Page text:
The Lonar Lake with its sparkling blue water is a unique geological wonder and a place where geology, astronomy and history come together. During the Pleistocene era or the Ice Age, at the place where the lake is today, a large meteoroid weighing 2 million tons crashed into the earth at an estimated speed of 90,000 km/hr. The hyper-velocity impact led to a massive depression in the basaltic rock that is 1.8 km wide and 137 m deep.
Geologist Dr. P. D. Sabale says that “It is the only lake in the world formed in basaltic rock by meteorite impact. The Argon-argon dating points to the fact that the Crater Lake is 570,000 years old.”
The Lonar Crater Lake is also significant because it is alkaline and saline at the same time. Salinity of the lake has decreased from 300 ppt in 1958 to 100 ppt today. Meanwhile the pH of the lake water is 10.5, thus making the lake water highly alkaline.
The lake contains flora and fauna rarely found elsewhere on Earth, due to the localized variation of soil, water and humidity. The lake is uniquely bluish in colour because of the rare micro-organisms found in the water. It is also interesting to note that compasses fail to work in certain parts of the crater.
Lonar crater has five clearly distinguishable geomorphic zones - The outermost Ejecta Blanket, the rim; the slopes, the lake basin and the actual lake.
Outside the geographical marvel that it is, Lonar is also replete with history and has been a center of worship since the medieval age. The Daitya Sudan temple, originally a Chalukyan temple built between the 6th and 12th century CE, is dedicated to Lord Vishnu. Over here he is depicted as the slayer of the demon Lonasura after whom the village gets its name, Lonar.
There are remains of several Hindu temples within the crater. But only one temple, that of a local Goddess Kamalaja Devi, is in active worship today.
Abu’l Fazl in his chronicle of Mughal Emperor Akbar, the Ain-i-Akbari, mentions that the brackish water of the Lonar lake was used for making soap and glass, thus yielding a substantial revenue.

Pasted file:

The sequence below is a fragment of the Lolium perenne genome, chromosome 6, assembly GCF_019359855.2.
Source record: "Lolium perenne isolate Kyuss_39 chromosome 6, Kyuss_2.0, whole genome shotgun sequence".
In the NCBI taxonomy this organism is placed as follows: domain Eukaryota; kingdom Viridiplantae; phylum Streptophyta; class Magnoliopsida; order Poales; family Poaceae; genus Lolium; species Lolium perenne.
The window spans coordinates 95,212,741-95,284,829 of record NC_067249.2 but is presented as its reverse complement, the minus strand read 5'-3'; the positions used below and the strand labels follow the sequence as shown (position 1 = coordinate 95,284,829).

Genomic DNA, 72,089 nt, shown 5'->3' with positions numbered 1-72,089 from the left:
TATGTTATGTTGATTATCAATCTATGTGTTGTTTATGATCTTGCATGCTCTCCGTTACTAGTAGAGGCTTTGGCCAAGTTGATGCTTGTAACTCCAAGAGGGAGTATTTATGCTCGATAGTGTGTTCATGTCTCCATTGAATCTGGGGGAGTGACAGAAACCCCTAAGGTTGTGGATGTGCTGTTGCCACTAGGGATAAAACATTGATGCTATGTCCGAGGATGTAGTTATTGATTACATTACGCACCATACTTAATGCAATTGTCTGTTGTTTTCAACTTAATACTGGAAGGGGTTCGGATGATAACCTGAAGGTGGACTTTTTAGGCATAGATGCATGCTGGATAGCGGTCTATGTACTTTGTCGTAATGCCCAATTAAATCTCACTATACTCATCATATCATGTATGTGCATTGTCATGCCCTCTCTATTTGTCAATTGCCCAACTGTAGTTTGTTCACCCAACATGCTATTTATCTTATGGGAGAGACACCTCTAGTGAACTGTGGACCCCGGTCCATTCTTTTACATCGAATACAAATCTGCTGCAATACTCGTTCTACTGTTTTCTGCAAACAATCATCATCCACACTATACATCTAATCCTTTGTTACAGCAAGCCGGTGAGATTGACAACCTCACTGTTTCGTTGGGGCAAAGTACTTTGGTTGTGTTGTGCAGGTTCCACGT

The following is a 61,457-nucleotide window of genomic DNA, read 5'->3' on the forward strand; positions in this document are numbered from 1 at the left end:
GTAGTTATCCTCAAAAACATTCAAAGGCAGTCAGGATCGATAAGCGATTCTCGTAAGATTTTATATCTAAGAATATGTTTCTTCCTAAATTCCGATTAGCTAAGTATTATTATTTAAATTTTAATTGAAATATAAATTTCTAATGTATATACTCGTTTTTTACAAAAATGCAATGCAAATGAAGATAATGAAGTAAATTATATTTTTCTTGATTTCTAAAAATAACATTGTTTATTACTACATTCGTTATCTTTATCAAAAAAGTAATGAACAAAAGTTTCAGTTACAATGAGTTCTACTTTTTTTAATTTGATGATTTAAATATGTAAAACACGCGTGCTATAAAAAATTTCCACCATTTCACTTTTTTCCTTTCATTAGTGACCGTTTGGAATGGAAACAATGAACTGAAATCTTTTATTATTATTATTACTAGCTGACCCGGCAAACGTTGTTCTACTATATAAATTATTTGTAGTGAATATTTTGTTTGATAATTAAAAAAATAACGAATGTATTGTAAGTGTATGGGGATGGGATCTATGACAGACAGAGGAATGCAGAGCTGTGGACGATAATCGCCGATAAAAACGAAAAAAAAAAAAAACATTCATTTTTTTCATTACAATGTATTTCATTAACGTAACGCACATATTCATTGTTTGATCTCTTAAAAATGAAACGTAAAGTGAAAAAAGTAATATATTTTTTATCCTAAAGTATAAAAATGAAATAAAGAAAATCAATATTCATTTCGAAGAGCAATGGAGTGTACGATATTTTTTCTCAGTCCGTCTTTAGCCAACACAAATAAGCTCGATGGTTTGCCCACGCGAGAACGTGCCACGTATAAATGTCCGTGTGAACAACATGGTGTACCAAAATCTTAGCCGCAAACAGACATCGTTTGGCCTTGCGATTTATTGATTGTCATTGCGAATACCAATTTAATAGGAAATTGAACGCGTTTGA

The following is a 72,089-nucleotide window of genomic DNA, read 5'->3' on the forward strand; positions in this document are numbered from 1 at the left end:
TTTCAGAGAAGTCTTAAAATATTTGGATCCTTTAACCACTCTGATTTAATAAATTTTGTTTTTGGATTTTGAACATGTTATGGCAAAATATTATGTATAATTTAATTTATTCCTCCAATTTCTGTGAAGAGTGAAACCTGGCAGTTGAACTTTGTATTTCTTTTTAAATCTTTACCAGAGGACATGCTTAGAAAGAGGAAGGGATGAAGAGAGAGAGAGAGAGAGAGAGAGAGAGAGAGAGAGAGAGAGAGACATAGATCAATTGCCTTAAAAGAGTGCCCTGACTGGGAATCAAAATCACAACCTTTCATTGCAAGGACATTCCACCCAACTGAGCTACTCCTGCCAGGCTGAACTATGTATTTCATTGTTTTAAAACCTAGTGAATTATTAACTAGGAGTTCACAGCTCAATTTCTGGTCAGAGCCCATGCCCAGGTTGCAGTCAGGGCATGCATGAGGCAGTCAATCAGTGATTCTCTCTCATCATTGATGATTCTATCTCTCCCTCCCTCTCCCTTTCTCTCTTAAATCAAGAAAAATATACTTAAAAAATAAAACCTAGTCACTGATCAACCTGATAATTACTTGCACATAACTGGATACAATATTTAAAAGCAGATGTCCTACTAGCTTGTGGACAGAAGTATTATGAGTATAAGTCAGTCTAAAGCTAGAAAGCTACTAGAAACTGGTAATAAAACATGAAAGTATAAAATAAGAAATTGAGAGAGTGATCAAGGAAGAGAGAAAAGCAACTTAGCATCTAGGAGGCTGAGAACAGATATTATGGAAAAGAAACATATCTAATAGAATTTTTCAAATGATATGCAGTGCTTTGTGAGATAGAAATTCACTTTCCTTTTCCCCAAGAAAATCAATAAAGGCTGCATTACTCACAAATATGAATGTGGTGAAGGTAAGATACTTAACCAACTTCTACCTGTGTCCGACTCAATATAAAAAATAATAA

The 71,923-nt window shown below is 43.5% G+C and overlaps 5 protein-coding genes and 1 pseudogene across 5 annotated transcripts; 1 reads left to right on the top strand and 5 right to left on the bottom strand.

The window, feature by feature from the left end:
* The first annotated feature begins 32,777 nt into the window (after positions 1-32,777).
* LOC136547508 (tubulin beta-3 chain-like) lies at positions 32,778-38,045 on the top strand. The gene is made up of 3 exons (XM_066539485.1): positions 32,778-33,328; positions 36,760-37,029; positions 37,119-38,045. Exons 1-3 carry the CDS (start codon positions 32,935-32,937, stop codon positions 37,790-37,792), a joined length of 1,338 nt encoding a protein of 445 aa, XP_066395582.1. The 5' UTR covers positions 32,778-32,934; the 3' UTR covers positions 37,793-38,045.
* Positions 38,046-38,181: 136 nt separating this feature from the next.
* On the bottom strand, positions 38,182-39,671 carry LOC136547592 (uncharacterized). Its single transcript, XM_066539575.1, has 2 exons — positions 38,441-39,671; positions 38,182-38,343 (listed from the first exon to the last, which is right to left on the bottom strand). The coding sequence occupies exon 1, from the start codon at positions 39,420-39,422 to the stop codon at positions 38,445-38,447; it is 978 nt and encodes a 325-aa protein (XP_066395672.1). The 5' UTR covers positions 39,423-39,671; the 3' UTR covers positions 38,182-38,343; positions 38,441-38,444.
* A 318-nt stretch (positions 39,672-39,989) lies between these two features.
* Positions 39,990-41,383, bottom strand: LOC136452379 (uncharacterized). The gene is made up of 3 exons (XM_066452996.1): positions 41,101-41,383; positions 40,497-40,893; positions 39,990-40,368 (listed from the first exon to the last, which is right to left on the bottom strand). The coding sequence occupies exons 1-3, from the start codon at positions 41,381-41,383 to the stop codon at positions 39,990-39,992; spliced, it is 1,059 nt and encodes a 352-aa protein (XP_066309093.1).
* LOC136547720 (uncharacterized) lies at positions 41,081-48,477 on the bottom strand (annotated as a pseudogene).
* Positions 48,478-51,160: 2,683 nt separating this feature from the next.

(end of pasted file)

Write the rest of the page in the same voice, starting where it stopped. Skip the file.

The Lonar lake contains flora and fauna rarely found elsewhere on Earth
The commercial exploitation of the salts derived from the lake, has been recorded from 1842 till around 1903. Sadly, in 2016, the Government of India changed the eco-sensitive zone around the lake from 500 meters to 100 meters. This has apparently been done to allow the commercial development of surrounding areas which means that buildings and houses are likely to come up around the lake in the near future.
Lonar is also replete with history
Conservationists believe that this will lead to the destruction of this fragile ecosystem that has survived through millennia. There is a general consensus that the Lonar crater should be given a special status in order to protect and conserve it as a natural and culture heritage of extraordinary significance.
Inputs from: Journal of Lunar and Planetary science conference (2010)
International Society of Salt Lake Research (Internet Archives)
LHI Travel Guide
Lonar Crater Lake is in the Buldhana district of Maharashtra. The nearest railway station is Jalna, which is about 80 kms away from the lake. The nearest airport is Aurangabad Airport, 135 kms away.